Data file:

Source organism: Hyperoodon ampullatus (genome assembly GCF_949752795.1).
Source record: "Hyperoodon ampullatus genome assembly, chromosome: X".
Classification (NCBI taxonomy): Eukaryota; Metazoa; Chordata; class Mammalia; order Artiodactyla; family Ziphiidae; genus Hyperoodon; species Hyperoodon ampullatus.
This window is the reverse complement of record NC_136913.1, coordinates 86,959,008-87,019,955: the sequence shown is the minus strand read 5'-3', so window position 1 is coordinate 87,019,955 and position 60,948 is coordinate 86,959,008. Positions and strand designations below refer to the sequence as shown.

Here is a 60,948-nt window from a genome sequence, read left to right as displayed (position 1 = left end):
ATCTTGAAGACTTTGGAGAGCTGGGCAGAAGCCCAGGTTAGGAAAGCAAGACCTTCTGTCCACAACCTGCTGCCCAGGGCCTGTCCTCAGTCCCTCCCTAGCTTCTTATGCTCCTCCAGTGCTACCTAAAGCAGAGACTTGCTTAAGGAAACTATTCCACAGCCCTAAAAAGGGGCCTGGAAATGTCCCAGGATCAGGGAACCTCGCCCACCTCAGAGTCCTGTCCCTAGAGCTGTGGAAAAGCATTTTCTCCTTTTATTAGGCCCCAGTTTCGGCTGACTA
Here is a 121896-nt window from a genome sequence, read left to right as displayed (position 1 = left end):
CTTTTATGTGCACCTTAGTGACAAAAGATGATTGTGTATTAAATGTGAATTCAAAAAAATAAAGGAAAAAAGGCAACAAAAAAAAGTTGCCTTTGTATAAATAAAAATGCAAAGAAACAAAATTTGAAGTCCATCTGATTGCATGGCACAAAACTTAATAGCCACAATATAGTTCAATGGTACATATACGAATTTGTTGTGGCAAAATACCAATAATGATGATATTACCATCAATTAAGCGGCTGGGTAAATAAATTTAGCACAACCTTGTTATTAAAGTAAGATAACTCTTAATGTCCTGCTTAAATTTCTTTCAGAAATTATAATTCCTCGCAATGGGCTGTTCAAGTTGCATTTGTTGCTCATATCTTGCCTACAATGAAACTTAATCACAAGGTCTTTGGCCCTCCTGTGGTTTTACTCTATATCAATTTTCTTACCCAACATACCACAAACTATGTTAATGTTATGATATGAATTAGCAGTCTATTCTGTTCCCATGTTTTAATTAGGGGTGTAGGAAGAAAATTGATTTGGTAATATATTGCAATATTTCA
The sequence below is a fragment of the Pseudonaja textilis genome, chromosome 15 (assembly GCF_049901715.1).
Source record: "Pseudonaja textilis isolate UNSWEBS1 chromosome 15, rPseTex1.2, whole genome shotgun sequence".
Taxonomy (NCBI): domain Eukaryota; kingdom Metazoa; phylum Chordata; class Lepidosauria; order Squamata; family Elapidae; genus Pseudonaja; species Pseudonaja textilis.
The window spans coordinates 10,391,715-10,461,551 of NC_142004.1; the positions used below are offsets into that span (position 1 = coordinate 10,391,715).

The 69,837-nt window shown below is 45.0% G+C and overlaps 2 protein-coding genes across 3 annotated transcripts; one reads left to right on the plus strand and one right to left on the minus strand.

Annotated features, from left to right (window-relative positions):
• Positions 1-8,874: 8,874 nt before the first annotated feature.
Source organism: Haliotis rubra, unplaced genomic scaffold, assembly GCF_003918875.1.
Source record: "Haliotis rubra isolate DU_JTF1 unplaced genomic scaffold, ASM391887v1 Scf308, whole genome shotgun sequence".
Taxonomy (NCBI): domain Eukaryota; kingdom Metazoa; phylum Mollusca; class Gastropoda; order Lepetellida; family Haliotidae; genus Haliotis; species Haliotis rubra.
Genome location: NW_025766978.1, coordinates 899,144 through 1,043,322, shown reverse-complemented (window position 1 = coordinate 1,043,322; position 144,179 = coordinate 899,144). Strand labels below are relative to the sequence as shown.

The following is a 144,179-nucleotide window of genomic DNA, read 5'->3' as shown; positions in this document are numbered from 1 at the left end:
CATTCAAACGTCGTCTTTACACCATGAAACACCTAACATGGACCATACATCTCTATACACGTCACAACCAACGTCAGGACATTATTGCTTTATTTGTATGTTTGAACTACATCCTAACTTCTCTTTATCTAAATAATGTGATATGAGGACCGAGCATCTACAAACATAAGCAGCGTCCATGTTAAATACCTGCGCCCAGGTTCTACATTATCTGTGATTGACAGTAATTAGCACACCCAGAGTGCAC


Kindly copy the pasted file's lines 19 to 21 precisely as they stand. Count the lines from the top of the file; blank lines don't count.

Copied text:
Genome location: NW_025766978.1, coordinates 899,144 through 1,043,322, shown reverse-complemented (window position 1 = coordinate 1,043,322; position 144,179 = coordinate 899,144). Strand labels below are relative to the sequence as shown.

The following is a 144,179-nucleotide window of genomic DNA, read 5'->3' as shown; positions in this document are numbered from 1 at the left end:
CATTCAAACGTCGTCTTTACACCATGAAACACCTAACATGGACCATACATCTCTATACACGTCACAACCAACGTCAGGACATTATTGCTTTATTTGTATGTTTGAACTACATCCTAACTTCTCTTTATCTAAATAATGTGATATGAGGACCGAGCATCTACAAACATAAGCAGCGTCCATGTTAAATACCTGCGCCCAGGTTCTACATTATCTGTGATTGACAGTAATTAGCACACCCAGAGTGCAC